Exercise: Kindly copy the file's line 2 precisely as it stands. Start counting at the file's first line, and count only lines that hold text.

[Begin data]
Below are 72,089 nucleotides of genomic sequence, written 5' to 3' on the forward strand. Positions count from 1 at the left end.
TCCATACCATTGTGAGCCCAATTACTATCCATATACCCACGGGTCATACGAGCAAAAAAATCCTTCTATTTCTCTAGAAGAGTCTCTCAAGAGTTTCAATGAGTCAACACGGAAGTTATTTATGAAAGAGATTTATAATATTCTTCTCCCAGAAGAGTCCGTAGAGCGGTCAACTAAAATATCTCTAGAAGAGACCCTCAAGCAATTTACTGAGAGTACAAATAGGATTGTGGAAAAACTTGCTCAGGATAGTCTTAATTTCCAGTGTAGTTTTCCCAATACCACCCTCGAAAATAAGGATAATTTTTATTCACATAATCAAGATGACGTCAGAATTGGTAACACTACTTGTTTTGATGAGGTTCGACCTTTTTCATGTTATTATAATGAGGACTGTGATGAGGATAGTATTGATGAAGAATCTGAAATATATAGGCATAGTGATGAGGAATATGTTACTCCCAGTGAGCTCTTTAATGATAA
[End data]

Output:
TCCATACCATTGTGAGCCCAATTACTATCCATATACCCACGGGTCATACGAGCAAAAAAATCCTTCTATTTCTCTAGAAGAGTCTCTCAAGAGTTTCAATGAGTCAACACGGAAGTTATTTATGAAAGAGATTTATAATATTCTTCTCCCAGAAGAGTCCGTAGAGCGGTCAACTAAAATATCTCTAGAAGAGACCCTCAAGCAATTTACTGAGAGTACAAATAGGATTGTGGAAAAACTTGCTCAGGATAGTCTTAATTTCCAGTGTAGTTTTCCCAATACCACCCTCGAAAATAAGGATAATTTTTATTCACATAATCAAGATGACGTCAGAATTGGTAACACTACTTGTTTTGATGAGGTTCGACCTTTTTCATGTTATTATAATGAGGACTGTGATGAGGATAGTATTGATGAAGAATCTGAAATATATAGGCATAGTGATGAGGAATATGTTACTCCCAGTGAGCTCTTTAATGATAA